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Data Grids - Paginated Grouping

In the Data Grids Getting Started tutorial, we created a simple paginated table that presented employee data, and we tweaked the settings to get it how we wanted it.

Now let’s explore the power of the nested structure of Data Grids.

Imagine you want to show a table where the employees are grouped by team, and each team has a heading within the table. Something like this:

We’ll start with the original flat table, and modify it to implement the grouping behaviour.

Starting point

Clone the basic Data Grids example app to follow along with this tutorial - it’s the starting point you’ll build from.

Clone Starting Point

To make this easy, you should store the team names in their own Data Table. So, add a table called ‘teams’ with a single text column called name:

Then change the team column of the ‘employees’ table to link to it:

With the database schema changed, you need to regenerate the data. The example app has a Server Module called RandomEmployeeGenerator to create the data for you. Just call the server function generate_normalised the first time you ever run the app:

class Form1(Form1Template):
  def __init__(self, **properties):
    # ... after the normal init stuff ...'generate_normalised')

Run the app once to populate the database. Then remove the call so it doesn’t run every time!

A repeating panel inside a repeating panel

You’re going to group the employees into teams. So you want the Data Grid to be made of sub-tables, with one sub-table per team.

Each row of the Data Grid will be a single team. Then within each team-row, you’re going to add a Repeating Panel to list the employees in that team.

So the first thing to do is set the Data Grid’s items to be the contents of the ‘team’ table, rather than ‘employees’. Remember that a Data Grid contains a Repeating Panel; let’s rename it repeating_panel_teams. In the code you need to call a server function to get the teams data, where we were previously getting the employee data:

  def __init__(self, **properties):
    # ... after the normal init stuff ...
    self.repeating_panel_teams.items ='get_teams')

The get_teams function on the server side is simply a Data Tables search:

def get_teams():

Now let’s modify the template of the Repeating Panel so that each row is a roster for a particular team. Double-click the Repeating Panel to edit the item template. The row should now be highlighted, with the rest of the screen greyed out.

Uncheck the auto_display_data box in the Properties panel - this removes the Data Row Panel that’s included by default, leaving an empty space where you can add whatever you like.

First, add a label to display the team name . Now your Data Grid will be just a list of team names, like this:

Go back editing the Repeating Panel’s item template. Add another Repeating Panel, to hold the list of employees for this team:

That’s what produces the grouped structure. Let’s call the inner Repeating Panel repeating_panel_employees, since that’s what it’ll hold. The overall structure now looks like this:

The outer Repeating Panel, repeating_panel_teams, has one instance of RowTemplate1 for each team. Each of these instances of RowTemplate1 has a Repeating Panel of its own, called repeating_panel_employees. For each employee in that team, there is an instance of RowTemplate2. Also shown on the diagram are the Data Row Panel containing the custom column headers, and the Column Panel containing the page size selector.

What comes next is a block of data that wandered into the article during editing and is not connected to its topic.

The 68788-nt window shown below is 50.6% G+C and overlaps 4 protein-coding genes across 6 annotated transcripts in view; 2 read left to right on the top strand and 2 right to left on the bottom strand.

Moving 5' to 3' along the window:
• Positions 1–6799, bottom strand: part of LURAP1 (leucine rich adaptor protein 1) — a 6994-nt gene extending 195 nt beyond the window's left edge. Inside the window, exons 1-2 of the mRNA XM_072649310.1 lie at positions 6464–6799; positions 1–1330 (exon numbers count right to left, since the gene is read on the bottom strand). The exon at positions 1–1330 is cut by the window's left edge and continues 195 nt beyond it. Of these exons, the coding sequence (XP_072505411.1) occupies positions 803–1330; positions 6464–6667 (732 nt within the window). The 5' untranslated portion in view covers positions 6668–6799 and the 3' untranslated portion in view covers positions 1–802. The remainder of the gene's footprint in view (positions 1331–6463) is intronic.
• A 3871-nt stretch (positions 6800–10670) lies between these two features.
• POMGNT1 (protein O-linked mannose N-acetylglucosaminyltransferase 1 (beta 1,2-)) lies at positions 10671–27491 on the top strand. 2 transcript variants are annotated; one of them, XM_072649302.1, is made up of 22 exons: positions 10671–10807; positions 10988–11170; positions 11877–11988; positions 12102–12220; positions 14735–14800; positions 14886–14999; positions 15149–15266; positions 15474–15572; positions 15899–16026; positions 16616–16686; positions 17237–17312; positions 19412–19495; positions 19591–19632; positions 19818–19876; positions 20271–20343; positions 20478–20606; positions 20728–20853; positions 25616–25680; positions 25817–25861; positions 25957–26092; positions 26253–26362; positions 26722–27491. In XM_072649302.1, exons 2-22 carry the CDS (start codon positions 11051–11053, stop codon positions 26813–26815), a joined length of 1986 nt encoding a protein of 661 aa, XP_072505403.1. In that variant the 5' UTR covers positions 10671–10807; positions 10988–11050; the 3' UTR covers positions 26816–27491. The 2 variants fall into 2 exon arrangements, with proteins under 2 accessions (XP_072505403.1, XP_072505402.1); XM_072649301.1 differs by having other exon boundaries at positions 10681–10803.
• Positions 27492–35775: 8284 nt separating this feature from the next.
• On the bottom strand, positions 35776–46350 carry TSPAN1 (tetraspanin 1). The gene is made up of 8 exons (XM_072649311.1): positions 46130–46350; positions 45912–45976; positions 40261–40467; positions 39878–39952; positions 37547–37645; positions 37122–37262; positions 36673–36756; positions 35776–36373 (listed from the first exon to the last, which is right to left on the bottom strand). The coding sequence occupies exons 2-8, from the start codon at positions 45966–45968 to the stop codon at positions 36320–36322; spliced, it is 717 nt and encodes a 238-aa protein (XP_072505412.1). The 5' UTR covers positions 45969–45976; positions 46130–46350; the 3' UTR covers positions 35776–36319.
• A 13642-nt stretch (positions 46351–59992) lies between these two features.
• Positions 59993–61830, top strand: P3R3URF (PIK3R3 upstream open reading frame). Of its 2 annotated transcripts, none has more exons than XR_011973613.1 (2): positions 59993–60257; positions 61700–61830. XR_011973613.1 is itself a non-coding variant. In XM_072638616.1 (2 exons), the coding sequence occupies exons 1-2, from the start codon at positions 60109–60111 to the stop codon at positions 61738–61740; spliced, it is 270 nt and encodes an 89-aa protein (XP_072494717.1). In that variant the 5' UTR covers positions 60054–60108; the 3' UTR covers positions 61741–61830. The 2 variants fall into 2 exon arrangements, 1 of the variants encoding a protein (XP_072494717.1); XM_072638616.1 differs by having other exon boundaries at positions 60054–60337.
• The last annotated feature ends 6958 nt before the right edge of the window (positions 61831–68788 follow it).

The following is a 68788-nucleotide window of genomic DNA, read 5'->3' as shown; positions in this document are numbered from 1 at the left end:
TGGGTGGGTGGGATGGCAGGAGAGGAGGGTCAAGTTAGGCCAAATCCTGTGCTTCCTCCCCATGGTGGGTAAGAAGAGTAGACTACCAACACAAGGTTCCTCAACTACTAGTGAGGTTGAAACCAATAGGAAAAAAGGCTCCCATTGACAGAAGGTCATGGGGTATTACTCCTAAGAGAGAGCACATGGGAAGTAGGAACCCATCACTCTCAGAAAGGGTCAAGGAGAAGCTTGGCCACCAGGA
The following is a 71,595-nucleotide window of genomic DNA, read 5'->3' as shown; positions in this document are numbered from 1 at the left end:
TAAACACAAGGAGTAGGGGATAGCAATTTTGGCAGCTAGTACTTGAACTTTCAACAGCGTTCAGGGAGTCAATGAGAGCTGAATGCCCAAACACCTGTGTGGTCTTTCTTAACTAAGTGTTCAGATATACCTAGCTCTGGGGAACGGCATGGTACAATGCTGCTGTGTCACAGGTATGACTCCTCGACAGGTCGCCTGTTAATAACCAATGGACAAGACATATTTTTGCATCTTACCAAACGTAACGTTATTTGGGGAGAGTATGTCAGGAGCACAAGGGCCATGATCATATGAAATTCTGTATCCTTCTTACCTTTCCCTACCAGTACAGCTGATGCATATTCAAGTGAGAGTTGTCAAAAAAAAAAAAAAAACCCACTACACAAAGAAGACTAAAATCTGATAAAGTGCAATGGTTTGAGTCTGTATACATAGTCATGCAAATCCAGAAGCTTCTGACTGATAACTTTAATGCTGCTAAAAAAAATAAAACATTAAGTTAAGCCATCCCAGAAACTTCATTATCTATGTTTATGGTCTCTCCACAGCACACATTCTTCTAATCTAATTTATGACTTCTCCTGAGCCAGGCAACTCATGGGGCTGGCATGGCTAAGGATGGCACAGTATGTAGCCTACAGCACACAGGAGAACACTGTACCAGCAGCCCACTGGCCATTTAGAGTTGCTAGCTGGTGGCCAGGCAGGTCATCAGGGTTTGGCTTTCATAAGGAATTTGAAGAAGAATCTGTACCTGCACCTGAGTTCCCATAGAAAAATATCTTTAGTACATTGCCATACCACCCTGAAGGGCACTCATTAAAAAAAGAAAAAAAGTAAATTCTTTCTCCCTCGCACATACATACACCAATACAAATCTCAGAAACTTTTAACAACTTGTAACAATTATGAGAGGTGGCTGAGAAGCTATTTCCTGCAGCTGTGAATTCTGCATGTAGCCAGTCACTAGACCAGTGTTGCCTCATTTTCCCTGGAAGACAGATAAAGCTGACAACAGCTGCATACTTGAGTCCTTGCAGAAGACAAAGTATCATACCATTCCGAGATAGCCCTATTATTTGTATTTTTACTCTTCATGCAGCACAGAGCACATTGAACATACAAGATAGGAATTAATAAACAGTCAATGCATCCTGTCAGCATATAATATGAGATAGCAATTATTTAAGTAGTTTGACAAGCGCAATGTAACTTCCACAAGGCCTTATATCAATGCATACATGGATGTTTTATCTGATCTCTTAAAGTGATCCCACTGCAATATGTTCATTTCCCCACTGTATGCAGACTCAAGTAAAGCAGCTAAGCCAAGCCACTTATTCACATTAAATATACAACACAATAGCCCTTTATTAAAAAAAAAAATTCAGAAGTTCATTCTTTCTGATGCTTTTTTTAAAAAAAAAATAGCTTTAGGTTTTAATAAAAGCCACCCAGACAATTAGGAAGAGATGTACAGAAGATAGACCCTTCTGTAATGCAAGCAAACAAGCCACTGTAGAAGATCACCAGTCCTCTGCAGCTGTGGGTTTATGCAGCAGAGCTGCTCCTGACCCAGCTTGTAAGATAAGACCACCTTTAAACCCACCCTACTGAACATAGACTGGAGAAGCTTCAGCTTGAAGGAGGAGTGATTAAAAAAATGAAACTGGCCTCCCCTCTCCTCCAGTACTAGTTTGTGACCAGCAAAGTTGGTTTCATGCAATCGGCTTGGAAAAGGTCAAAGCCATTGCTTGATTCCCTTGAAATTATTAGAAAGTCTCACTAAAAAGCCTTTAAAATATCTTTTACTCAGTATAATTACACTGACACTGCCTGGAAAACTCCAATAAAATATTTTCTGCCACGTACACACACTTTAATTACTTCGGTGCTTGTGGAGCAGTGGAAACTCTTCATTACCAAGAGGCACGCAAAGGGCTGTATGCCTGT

Setting up the employee repeating panel

Now let’s get the correct data into repeating_panel_employees. You can get the relevant list of employees when the panel initialises.

Write a server function to get the employees in a particular team:

def get_employees_in_team(team):

And call this in the __init__ method for RowTemplate1 (RowTemplate1 is a separate Form, so to edit its code, click on it in the Forms section of the App Browser (left-hand panel) and click on ‘Code’.)

class RowTemplate1(RowTemplate1Template):
  def __init__(self, **properties):
    # ... after the normal init stuff ...
    self.repeating_panel_employees.items =

This preserves the lazy loading behaviour of the Data Grid - every time a page is loaded, only the data for the teams that can be seen on the screen is fetched.

You want repeating_panel_employees to have two columns; employee name and grade. So let’s delete the team column from the Data Grid. Then, put a label into the leftmost column to display employee name, as we did in the Data Grids Getting Started tutorial.

Set up a data binding in repeating_panel_employees.label_employee_name to include both first and last name:

self.item is a row from the Employees table, because you set repeating_panel_employees.items to the results of a search on the Employees table earlier.

The internal Repeating Panel will now show the employee data as two columns: employee name and grade.

And you’re done

Hit run and watch your handiwork in action - you should get a table of employees, grouped by team, with each team headed by a label telling you which team it is:

Note that the rows_per_page of the Data Grid is still honoured, even though we’ve got a nested structure of Repeating Panels. Any Data Row Panel that descends from a Data Grid will be aware of the rows_per_page of its ancestor.

Here’s a clone link for the final app:

Clone Final App

Feel free to use it and share it - our code examples are open-source under the Apache License.

Here are our other tutorials on Data Grids: